Health care is increasingly becoming like other retail encounters—a transaction between buyers and sellers. Patients, providers, payers—everybody needs to adjust. With the right technology and the will to change, the process of paying for health care can become as simple—and as painless—as getting a haircut.
At last count, the pharmaceutical industry’s new product pipeline included more than 7,000 products in late-stage development, roughly half of which are deemed “specialty.” The reality is, our health care system is poorly equipped to address this issue head-on.
It’s no mystery why this country has both the highest per capita health care costs and the lowest overall percentage of people with coverage. The two are connected, but as if on a teeter-tooter: As one goes up, the other goes down.
Once they have the right platforms in place, insurers can layer on predictive analytics, digital medical records, and other innovations that promise to make health care costs more manageable—and in the process make health insurers more competitive with the likes of CVS and maybe, eventually, Amazon.
Why it is a big deal… It’s Amazon It started with books. And remember when people were dubious about Amazon ever making money? This is a company that has changed how Americans shop, and, as a result, large swathes of the American economy. The Washington Post and Whole Foods are now in its trophy…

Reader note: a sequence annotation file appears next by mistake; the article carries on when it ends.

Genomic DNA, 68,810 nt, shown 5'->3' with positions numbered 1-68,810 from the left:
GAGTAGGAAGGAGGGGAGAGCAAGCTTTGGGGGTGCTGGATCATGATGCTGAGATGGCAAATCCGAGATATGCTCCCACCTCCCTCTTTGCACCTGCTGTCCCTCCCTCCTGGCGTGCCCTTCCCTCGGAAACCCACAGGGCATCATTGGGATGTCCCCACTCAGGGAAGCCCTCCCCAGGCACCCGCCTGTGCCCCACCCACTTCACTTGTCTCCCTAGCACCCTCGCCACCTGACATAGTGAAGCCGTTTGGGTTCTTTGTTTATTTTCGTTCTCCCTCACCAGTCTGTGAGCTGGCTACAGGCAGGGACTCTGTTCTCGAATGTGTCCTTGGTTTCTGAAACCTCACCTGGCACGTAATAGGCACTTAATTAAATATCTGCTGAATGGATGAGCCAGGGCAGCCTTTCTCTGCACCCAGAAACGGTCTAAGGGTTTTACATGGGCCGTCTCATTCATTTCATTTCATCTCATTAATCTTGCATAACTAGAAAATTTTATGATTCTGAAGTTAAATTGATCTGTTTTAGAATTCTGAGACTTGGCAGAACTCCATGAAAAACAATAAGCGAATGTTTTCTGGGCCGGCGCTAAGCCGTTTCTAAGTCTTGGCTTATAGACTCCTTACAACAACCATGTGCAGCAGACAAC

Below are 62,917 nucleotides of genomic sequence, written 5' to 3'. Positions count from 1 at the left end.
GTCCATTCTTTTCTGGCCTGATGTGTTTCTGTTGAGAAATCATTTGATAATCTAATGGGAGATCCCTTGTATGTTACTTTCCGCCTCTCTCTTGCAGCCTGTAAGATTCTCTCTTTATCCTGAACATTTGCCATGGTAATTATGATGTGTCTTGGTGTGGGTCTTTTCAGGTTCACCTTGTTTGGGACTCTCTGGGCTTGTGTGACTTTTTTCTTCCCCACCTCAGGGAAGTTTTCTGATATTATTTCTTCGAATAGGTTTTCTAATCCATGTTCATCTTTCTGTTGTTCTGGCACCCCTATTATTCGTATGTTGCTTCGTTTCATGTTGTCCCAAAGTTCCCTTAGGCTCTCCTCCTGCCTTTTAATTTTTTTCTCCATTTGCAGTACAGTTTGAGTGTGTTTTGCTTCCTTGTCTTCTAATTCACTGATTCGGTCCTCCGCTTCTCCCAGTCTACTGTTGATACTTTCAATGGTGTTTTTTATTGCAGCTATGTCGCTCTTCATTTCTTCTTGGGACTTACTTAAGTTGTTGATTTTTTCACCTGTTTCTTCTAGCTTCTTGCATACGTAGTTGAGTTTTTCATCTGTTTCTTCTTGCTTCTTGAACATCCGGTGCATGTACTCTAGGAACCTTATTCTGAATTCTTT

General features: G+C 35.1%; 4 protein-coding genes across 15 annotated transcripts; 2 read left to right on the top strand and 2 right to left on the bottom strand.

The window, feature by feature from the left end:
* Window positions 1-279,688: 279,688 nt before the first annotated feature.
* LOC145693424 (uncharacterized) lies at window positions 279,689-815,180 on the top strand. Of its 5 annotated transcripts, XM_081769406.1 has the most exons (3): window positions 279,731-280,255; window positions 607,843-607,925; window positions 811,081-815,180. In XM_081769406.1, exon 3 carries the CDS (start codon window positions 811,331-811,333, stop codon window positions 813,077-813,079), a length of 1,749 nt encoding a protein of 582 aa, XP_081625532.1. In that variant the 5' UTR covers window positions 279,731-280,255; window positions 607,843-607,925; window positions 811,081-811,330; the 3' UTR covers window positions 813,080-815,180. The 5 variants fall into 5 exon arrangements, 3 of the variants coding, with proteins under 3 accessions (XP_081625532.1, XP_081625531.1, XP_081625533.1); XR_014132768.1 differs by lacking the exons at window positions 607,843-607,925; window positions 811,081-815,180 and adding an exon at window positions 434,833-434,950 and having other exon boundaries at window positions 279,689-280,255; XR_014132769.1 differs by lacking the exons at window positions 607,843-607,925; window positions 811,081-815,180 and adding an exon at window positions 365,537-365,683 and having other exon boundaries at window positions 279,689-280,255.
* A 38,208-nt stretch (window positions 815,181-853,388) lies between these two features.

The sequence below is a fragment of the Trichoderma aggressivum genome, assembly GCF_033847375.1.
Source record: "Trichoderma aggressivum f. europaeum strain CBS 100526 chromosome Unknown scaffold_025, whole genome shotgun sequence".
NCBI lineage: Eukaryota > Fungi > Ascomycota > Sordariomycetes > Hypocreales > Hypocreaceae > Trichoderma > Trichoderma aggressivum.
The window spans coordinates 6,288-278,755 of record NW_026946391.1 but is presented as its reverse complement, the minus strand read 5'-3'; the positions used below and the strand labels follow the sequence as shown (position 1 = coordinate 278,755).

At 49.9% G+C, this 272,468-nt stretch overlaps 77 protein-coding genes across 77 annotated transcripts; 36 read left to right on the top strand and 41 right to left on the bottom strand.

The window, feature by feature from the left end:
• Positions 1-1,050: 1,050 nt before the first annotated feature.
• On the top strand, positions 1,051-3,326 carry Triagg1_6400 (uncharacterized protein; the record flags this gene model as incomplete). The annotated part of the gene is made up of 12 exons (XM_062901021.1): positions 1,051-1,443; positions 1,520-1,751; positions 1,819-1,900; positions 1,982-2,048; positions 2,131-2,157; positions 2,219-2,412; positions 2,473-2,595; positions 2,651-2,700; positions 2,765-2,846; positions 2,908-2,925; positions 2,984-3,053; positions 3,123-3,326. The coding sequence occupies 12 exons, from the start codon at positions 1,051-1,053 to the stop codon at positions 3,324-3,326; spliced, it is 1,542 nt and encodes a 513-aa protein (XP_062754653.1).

As we went to press, the first of what may be up to 100 women were giving their victims statements against Larry Nassar, the former team doctor for the USA Gymnastics team. Nassar had already pleaded guilty to 10 counts of sexually assaulting young girls, and prosecutors had recommended a stiff sentence…
Women are a key focus segment for health care organizations both because of the medical services they utilize as individuals and the influence they have on the health care of others. In one survey, 59% of women and 94% of working moms reported making or heavily influencing health care decisions for their entire families.
Elisabeth Rosenthal has a unique perspective on what ails the American health care system. She is a physician turned journalist who has some firsthand knowledge about what takes place in American hospitals and doctor’s offices, although her Wikipedia entry makes a point of describing her as a “non-practicing physician.”